March has been a bit of an unfocused month as far as the mainstay of this blog is concerned: books and reviews. A few excuses come to mind, but to be honest they’re not worth repeating. So, what have I achieved?
I reposted a review of Diana Wynne Jones’ The Islands of Chaldea — her last novel, completed by her sister — to kick off this year’s March Magics theme, though strictly speaking I hadn’t even reread it. To end this month celebrating the work of Diana Wynne Jones and Terry Pratchett I shall be offering my review of Pratchett’s Reaper Man. But first I have to finish writing it.
First-time reviews included Gregory Maguire’s After Alice, a novel inspired by Lewis Carroll’s original — my description of it as ‘scattergun’ seemed to meet with approval. Gerald Morgan’s handbook on Castles in Wales provoked a number of reminiscences, while Rainbow Rowell’s YA novella for 2016’s World Book Day, Kindred Spirits which used Episode VII of the Star Wars as a backdrop, also brought up memories of the original franchise for some. Steve Silberman’s NeuroTribes history of autism research garnered a lot of discussion and even a response from the author. Most recently, Timothy Husband’s picture essay “Creating the Cloisters” about New York’s Metropolitan Museum branch dedicated to the art, architecture, and gardens of medieval Europe, resulted in thoughts about heritage and privilege. Some of these books I finished in February but only got round to writing about this month, after due consideration.
Now I’ve listed the reviews it seems to belie what I said earlier: five critiques spread over a month is surely not bad going? Curiously, the fact that three are non-fiction and only two fiction (one of them half a day’s read at most) suggests to my convoluted mind that somehow I’m not making the progress I’d imagined doing. NeuroTribes took up the bulk of my reading time while the Cloisters booklet I’d dipped in and out of over several months, and the Welsh Castles guide is more a reference book than a read-straight-through study. Is it just me, or do other bloggers consider non-fiction reading to be of a different order to fiction consumption?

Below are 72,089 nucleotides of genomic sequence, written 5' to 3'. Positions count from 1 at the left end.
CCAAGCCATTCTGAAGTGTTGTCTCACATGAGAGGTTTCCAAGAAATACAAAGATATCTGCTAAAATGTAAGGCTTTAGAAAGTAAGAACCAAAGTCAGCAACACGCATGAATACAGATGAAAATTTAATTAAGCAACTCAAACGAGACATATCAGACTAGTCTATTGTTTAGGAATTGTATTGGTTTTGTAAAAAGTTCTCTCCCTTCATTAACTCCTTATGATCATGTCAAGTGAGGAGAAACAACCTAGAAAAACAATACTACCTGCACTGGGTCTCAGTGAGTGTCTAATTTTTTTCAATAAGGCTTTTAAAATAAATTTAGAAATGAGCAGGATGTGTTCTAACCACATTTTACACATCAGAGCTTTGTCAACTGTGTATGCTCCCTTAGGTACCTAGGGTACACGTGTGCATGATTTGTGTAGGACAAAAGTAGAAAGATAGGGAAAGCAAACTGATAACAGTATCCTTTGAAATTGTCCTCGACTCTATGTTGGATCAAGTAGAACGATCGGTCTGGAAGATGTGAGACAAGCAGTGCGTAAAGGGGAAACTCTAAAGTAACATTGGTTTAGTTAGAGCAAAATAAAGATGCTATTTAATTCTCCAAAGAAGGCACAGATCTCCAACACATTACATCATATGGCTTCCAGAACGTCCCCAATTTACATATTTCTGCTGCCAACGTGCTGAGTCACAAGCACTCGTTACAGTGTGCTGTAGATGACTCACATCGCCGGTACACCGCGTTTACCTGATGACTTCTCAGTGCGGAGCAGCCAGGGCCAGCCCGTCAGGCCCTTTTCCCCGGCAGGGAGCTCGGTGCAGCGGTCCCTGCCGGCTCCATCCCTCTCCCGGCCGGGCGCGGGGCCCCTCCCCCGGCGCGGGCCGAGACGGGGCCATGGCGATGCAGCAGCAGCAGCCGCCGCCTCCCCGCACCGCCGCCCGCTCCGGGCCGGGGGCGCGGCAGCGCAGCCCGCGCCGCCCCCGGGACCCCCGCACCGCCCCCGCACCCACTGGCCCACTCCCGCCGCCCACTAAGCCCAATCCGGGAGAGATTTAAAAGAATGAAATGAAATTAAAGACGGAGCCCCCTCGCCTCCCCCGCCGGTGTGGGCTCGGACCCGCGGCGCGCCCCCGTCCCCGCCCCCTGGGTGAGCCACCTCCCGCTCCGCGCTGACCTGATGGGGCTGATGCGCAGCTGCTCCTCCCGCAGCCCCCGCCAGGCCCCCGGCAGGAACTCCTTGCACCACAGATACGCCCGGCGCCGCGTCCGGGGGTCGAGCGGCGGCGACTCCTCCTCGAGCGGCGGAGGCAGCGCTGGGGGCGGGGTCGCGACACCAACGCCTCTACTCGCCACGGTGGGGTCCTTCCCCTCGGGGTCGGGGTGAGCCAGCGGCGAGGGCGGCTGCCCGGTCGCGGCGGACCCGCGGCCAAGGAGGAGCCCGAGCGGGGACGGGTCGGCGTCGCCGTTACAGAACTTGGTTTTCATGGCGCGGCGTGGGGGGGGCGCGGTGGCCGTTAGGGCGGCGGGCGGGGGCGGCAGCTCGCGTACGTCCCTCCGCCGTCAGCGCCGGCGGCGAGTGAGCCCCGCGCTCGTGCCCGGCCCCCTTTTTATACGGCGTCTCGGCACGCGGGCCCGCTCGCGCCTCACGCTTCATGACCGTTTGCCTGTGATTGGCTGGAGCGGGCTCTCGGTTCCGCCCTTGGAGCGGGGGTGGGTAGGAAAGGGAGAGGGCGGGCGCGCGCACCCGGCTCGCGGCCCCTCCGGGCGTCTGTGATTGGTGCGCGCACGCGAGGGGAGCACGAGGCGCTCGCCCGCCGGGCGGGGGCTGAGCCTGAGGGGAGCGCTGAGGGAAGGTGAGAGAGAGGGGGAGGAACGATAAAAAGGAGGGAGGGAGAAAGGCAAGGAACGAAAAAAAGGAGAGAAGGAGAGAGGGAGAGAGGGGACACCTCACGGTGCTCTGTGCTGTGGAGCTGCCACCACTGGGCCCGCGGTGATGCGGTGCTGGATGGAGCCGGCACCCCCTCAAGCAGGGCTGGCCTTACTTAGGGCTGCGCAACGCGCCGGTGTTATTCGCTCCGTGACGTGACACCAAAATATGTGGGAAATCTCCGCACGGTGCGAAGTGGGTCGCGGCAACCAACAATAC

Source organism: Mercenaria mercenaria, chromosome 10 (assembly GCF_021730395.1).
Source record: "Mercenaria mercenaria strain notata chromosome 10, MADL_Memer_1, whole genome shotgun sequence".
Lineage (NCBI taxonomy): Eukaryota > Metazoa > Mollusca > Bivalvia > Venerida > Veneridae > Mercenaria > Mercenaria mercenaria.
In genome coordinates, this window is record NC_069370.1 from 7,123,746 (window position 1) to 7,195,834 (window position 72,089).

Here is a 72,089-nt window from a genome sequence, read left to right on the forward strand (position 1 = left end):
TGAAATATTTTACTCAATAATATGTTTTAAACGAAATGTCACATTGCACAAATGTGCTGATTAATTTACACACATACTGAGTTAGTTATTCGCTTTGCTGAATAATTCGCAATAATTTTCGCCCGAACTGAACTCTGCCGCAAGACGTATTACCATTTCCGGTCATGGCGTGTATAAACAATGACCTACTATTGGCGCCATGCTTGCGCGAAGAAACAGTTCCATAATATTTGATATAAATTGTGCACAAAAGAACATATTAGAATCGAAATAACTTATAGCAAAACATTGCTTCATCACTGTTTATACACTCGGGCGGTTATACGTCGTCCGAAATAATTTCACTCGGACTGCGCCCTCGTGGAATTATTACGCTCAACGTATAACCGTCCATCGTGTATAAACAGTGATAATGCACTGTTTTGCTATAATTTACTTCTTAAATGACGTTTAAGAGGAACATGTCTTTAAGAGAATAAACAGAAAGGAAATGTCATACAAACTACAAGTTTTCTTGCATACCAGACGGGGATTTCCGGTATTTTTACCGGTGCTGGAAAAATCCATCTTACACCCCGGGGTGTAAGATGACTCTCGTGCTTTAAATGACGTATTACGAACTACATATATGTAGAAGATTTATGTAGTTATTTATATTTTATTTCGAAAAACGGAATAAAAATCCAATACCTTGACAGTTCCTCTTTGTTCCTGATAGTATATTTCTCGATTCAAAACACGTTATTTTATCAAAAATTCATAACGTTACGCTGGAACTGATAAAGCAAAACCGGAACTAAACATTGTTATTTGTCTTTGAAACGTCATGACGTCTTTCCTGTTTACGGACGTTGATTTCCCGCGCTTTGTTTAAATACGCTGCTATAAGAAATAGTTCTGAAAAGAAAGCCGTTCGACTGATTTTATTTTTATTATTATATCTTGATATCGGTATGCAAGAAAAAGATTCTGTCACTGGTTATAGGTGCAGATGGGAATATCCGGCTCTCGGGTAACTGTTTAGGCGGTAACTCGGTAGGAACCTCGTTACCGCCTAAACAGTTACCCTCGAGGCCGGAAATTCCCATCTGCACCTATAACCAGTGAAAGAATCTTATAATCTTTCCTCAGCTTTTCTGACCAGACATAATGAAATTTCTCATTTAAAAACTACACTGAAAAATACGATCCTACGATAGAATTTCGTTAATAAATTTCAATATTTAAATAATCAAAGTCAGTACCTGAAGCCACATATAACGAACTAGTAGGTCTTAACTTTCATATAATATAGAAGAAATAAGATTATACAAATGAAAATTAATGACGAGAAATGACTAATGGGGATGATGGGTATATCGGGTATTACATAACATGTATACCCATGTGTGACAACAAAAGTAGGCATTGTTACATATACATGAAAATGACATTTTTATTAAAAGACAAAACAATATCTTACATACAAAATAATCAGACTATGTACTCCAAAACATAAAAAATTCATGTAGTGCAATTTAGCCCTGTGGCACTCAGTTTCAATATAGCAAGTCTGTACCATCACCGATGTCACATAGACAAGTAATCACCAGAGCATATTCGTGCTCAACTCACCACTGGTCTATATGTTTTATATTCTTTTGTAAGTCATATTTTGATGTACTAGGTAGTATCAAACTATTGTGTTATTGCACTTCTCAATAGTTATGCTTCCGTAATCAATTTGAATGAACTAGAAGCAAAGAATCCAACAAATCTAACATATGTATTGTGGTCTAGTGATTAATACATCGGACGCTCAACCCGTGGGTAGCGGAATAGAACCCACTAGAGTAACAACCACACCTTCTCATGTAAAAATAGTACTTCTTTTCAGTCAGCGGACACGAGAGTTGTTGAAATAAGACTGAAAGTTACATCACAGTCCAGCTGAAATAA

You may remember the Mount To-Be-Read Challenge which I’d set myself, and you may be wondering how I’m progressing with that. (I’m imagining you’re only mildly interested, but I shall continue anyway.) January saw a promising start: five books previously languishing on shelves were completed, and I could see a undemanding climb to the summit. Then, in February, I hit a crevasse, and had to return to Base Camp. And now, three months in, to this tally I’ve added just two books … I think. To qualify, books had to be owned by New Year’s Day this year, meaning library books and books acquired since then didn’t count — and nor did rereads. The Cloisters booklet thus qualifies, and I believe the autism history was passed on me before year’s end. Everything else that I’ve reviewed (I blush to reveal this) has been bought since. This you’ll note from someone who’d recently resolved to reduce his library, tsch tsch …
But the month hasn’t passed without some other bookish posts. For example, I quoted some thoughts by fantasy writer Joan Aiken on Alternate Worlds which proved relatively popular with this blog’s readers, dealing as it did with the relevance of fantasy to reality. Meanwhile Joan’s alternate history novel The Stolen Lake received a final round-up post discussing its possible relationship to reports on disappeared children in Chile and Argentina in the late 20th century. Another and rather better known fantasy writer is Tolkien, and my follow-up post on whether there is evidence for him visiting a corner of Wales came inconsequentially to the conclusion that any proof is lacking.
What’s to come? July 2017 will mark the 200th anniversary of Jane Austen‘s relatively early and untimely death at the age of forty-one and so I shall be posting a review of Emma, the last of her novels to be published in her lifetime. I’ve completed Volume I and have high hopes of publishing my assessment before July comes and goes. I’m also strolling through Sinclair Lewis’ classic dystopian vision It Can’t Happen Here which many see as prefiguring Donald Trump’s assumption of the US presidency. I’ve yet to see if President Buzz Windrip suffers as many setbacks as the present incumbent has had in the first few months of office, but so many of the parallels are unsettling, and the fiction promises a turbulent period of persecution, disruption and broken promises. Finally, I have a number of novels written by Arab writers which I’m eyeing up, all kindly passed on by Dale who blogs as Earth Balm Music.
And now, as spring seems finally to have sprung and the clocks have moved forward, it’s a bit shocking to note that virtually 25% of 2017 has gone by. It’ll be interesting to know if other bloggers feel they’re making the progress they anticipated as the new year dawned or whether they’ve the same sense of marking time that I sometimes sense. Let me know!